Consumer Education. Will Rodger of the CCIA stated that the IPPA is "part of a basic pattern of pushing back fair use" and "freedom to innovate through all society".

He also said that "one of the most chilling things is the copyright education program".

§ 205 of the IPPA creates a public education program at the DOJ, to "educate the general public concerning the value of copyrighted works and the effects of the theft of such works on those who create them".

Civil Actions by the DOJ. Stacie Rumenap of the ACU stated that "the biggest problem we have with 2391 is the PIRATE Act".

Title III of the IPPA is the "Protecting Intellectual Rights Against Theft and Expropriation Act of 2004", or "PIRATE Act". One of its provisions would allow the Department of Justice (DOJ), which can already bring criminal actions, to bring civil actions based upon the same conduct.

§ 302 would authorize the DOJ to bring civil actions for copyright infringement for conduct that already constitutes criminal copyright infringement under 17 U.S.C. § 506. This would accomplish two things. It would make it easier to prevail, because, among other things, the civil action would have a lower burden of proof. It would also provide a less punitive action for youthful P2P music pirates.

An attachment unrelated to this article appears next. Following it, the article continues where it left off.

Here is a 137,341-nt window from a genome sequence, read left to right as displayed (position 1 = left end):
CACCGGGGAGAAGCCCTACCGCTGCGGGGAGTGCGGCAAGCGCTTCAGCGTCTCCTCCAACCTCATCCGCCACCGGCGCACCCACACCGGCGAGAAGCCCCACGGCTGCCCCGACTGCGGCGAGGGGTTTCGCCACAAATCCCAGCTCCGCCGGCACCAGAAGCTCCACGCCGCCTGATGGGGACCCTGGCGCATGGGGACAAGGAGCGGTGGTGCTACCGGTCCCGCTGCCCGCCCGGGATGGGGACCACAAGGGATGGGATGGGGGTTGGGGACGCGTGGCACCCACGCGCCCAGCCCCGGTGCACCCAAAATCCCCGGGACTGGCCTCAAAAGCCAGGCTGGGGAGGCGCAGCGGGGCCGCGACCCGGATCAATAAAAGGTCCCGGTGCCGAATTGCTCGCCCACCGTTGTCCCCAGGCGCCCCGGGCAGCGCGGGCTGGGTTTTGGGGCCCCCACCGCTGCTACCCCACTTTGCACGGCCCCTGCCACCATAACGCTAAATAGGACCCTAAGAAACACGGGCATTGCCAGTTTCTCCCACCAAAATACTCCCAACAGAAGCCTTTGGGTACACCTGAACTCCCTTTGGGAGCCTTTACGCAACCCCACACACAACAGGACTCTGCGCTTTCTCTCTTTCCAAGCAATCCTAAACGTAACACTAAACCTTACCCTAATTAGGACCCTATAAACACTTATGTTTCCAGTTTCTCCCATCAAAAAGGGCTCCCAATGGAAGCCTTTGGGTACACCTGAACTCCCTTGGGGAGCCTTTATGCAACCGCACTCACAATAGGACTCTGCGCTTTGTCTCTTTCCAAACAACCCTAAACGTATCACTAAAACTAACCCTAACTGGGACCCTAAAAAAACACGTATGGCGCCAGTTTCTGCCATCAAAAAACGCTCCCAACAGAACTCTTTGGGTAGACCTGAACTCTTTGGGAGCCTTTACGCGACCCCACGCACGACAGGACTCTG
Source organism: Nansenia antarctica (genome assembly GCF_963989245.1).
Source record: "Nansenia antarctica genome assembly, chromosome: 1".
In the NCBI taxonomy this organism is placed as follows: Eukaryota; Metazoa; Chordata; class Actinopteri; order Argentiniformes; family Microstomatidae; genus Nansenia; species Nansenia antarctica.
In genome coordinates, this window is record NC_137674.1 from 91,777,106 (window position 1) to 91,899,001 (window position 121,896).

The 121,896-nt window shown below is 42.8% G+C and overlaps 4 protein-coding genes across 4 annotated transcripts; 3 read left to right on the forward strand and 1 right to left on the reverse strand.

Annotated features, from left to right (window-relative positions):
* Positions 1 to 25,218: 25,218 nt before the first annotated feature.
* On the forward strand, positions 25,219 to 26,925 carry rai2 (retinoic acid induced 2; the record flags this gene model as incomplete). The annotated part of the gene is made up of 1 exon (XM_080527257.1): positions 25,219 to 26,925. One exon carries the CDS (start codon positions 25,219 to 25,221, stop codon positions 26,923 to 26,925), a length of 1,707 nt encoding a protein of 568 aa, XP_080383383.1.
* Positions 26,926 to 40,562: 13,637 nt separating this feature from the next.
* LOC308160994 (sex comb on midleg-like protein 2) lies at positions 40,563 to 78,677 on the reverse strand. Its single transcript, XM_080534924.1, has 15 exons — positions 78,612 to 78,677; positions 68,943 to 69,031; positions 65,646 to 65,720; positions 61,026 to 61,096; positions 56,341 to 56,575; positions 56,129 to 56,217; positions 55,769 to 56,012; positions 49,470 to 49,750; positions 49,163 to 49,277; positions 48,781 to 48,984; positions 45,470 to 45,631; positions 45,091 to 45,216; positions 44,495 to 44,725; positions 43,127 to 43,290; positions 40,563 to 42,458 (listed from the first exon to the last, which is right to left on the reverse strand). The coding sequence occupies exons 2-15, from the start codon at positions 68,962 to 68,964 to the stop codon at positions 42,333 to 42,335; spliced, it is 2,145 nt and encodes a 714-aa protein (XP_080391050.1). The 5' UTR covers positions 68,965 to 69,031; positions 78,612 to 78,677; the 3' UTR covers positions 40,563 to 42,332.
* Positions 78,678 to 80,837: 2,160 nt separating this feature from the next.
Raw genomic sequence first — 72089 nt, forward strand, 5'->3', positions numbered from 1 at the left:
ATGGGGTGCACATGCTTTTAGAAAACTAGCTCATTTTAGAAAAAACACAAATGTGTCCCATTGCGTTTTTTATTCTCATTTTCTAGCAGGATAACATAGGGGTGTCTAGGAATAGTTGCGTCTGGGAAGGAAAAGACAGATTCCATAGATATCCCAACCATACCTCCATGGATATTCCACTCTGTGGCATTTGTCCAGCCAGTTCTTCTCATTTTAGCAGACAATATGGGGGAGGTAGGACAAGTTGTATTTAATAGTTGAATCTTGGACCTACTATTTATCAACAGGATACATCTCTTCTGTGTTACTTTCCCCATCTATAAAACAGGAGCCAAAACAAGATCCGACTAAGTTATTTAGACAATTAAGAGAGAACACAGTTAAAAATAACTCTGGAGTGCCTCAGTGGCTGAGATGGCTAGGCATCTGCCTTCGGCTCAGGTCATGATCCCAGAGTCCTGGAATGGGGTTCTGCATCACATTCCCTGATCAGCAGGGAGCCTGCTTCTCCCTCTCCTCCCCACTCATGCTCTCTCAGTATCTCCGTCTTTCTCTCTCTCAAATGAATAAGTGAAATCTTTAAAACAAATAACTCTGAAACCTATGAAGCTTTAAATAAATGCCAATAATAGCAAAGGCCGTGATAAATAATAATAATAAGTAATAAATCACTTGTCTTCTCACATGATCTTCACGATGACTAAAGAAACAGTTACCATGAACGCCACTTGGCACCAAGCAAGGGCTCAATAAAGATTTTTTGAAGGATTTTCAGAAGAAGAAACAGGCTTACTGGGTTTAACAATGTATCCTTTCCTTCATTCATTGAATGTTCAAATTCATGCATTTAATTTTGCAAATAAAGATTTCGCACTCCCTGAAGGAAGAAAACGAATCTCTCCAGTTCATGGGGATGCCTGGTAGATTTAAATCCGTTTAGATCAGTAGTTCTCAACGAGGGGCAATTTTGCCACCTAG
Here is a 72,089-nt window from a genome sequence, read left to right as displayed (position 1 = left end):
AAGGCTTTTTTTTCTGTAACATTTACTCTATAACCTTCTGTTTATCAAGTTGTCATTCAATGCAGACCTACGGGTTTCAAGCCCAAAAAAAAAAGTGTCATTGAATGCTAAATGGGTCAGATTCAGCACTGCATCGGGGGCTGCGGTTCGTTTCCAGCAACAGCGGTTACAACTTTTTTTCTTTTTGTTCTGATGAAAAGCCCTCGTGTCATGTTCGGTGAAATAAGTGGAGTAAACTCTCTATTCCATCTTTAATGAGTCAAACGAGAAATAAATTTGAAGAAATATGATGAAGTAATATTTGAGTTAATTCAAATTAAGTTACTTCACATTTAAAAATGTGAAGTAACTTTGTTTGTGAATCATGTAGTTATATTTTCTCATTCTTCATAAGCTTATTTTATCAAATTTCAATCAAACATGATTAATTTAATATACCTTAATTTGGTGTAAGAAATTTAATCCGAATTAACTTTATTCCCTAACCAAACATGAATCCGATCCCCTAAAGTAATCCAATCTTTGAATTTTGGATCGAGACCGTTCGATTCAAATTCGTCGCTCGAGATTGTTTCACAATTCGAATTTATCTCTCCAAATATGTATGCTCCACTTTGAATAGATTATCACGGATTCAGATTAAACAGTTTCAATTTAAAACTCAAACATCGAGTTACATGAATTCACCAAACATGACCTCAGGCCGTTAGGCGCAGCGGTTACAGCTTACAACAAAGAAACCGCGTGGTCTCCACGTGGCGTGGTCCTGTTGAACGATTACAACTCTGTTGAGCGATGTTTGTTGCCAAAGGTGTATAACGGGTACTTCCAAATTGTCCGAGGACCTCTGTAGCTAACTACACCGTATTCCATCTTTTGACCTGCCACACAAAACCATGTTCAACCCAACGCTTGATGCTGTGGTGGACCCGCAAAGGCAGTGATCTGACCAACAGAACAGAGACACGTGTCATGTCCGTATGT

"It is plain wrong to make the Department of Justice Hollywood's law firm", said Rumenap. It "expands the role of government".

She also read the text of an ad that is being placed by the ACU that builds upon its conservative members' longstanding dislike for the movie industry. It states that "Right Now, Hollywood is trying to ram this flawed bill -- a handout for Tinsel Town fat cats -- through Congress without hearings or debate."

She also explained that the ACU's analysis of the Inducing Infringement of Copyrights Act is similar to their analysis of some gun control proposals. That is, she reasoned that just as it is criminals rather than guns that commit crimes, it is infringers rather than technologies that pirate music and movies. She said that in both arenas, the government should regulate behavior, not technologies.

Public Knowledge's Objections. Gigi Sohn of Public Knowledge, which hosted the press conference, identified several provisions of the IPPA. First, the bill includes, as Title II, the "Piracy Deterrence and Education Act of 2004", which is a revised version of HR 4077 EH, which includes the "Family Movie Act". The House has approved HR 4077 EH as a stand alone bill. She argued that this part of the bill "drastically lowers the standards for what constitutes a criminal copyright violation. The standards are far too vague and could include as targets for prosecution material passively stored on computers or shared on networks."